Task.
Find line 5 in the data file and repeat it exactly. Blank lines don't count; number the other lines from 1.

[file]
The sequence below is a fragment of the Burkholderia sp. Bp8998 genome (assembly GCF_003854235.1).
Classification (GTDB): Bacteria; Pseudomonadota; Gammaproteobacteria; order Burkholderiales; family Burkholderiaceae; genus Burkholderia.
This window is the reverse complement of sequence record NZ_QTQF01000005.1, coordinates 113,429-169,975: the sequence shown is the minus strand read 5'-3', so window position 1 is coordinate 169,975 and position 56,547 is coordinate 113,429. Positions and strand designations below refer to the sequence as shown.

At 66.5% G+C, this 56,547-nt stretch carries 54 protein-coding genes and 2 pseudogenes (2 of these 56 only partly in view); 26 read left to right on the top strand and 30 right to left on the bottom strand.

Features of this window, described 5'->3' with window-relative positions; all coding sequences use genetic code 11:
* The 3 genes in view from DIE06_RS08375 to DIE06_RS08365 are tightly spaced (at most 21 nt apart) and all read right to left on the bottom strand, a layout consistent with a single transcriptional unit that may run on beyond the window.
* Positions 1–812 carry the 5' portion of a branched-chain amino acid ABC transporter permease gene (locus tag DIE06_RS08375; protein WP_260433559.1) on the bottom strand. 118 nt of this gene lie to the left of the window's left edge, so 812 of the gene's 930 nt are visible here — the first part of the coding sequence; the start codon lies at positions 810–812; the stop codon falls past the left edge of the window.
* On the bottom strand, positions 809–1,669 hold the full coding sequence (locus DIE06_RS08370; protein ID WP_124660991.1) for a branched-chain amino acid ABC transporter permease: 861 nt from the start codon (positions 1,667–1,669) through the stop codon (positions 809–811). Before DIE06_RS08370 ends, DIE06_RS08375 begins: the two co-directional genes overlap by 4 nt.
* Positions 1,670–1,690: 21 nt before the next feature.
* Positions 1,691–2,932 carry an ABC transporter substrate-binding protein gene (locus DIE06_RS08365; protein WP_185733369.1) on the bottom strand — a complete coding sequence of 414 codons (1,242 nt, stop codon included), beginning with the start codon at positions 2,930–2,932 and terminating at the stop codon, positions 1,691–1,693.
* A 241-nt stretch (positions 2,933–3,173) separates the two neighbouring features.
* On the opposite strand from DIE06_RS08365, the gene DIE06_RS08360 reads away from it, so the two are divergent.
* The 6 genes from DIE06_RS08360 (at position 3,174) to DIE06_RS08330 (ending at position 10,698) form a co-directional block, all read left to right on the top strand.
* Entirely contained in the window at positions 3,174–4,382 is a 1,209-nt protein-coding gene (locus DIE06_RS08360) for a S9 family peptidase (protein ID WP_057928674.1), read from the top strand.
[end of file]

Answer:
Features of this window, described 5'->3' with window-relative positions; all coding sequences use genetic code 11: